AOSIS Chair Meets With US Climate Envoy, John Kerry

July 26, 2021 SPEAKER: HE Ambassador Diann-Black Layne, AOSIS Lead Negotiator on Climate Change

At the UK July Ministerial, Minister Molwyn Joseph discussed the need for urgent global ambition for climate change ahead of COP 26

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The Honourable Minister Molwyn Joseph of Antigua and Barbuda, representing the AOSIS Chair at the UK’s July Ministerial, engaged in productive discussions with US Special Presidential Envoy for Climate, John Kerry, at the margins of the Ministerial.

The bilateral meeting centered on the need for major emitters, particularly within the G20, to step up their ambition and action to  close the emissions gap and make strong commitments to align their 2030 targets with the 1.5°C goal. This was a call championed by AOSIS throughout the Ministerial.

At the UK’s July Ministerial, the message from small island developing States (SIDS) appeared to be well received. This provides a level of hope that the major emitters are beginning to understand their responsibilities and should be committed to keeping the 1.5 degree goal in reach,” stated Minister Joseph.

“Based on the forecast and trajectory from the best available science, we must achieve drastic emission reductions between now and 2030 to keep 1.5 alive. And as AOSIS Chair, I am committed to holding all countries accountable to this target. Moreover, major emitters, especially the G20, need to redirect all fossil fuel subsidies into renewable energy investments.”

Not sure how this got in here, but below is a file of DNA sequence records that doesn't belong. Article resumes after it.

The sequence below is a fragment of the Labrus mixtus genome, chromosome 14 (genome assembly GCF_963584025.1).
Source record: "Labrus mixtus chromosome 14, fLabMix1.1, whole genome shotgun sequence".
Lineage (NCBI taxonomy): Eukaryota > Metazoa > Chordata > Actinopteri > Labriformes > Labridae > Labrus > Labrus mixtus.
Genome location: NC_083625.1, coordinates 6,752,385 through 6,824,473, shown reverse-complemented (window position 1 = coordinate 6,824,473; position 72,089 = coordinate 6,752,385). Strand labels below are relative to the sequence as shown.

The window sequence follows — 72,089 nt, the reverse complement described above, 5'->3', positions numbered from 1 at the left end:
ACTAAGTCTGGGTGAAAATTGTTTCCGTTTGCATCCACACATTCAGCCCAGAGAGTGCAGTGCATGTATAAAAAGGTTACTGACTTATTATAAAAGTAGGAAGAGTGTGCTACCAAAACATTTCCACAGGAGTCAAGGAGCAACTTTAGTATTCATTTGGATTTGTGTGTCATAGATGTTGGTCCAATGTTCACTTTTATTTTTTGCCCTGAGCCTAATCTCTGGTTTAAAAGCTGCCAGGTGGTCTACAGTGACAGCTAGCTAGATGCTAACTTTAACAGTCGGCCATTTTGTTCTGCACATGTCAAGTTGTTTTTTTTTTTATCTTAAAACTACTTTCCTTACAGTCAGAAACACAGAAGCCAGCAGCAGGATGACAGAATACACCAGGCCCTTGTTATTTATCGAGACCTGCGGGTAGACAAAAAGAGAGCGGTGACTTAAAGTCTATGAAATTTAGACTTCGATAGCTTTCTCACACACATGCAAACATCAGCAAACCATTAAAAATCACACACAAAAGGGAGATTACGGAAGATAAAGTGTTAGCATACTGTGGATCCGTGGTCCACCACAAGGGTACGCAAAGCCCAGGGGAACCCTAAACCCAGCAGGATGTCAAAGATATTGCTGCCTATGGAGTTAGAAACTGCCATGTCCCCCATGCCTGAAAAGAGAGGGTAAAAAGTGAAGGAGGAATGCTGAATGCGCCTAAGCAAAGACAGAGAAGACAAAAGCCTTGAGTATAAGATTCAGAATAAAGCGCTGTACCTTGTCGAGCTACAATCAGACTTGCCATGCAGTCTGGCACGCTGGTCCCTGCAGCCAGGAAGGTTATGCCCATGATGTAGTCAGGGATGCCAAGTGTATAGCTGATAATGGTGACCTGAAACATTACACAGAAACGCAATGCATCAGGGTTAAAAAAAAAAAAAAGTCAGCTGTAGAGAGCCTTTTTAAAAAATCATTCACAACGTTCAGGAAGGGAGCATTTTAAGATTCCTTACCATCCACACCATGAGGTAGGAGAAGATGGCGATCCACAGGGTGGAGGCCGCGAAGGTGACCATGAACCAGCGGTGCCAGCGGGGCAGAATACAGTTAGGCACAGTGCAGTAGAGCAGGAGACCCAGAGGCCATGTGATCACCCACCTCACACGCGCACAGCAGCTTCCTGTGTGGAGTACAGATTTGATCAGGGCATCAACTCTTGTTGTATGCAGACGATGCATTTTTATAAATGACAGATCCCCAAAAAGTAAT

“Realistically, this is going to require that we continue to press for declared commitments by the major emitters ahead of COP 26 in Glasgow,” he continued.

“Coming into the Ministerial, I was unsure whether there was a recognition of the true need for addressing loss and damage. There now appears to be greater appreciation by the conference for the fact that SIDS bear the brunt of the negative effects of climate change in real terms; and major emitters must accept responsibility to support SIDS, especially when climatic events inflict serious loss and damage to their infrastructure and economies. This has already resulted in the loss of life and disruption of livelihoods.

For SIDS, this is not abstract, this is real! This is a matter of climate justice!”

About AOSIS:

Since 1990, AOSIS has represent the interests of the 39 small island and low-lying coastal developing states in international climate change, sustainable development negotiations and processes. As a voice for the vulnerable, its mandate is more than amplifying marginalised voices as it also advocates for these countries’ interests. In terms of size, AOSIS closely resembles the countries it represents on the global stage, but often punches far above its weight, negotiating historic global commitments to cut greenhouse gas emissions, among other achievements.


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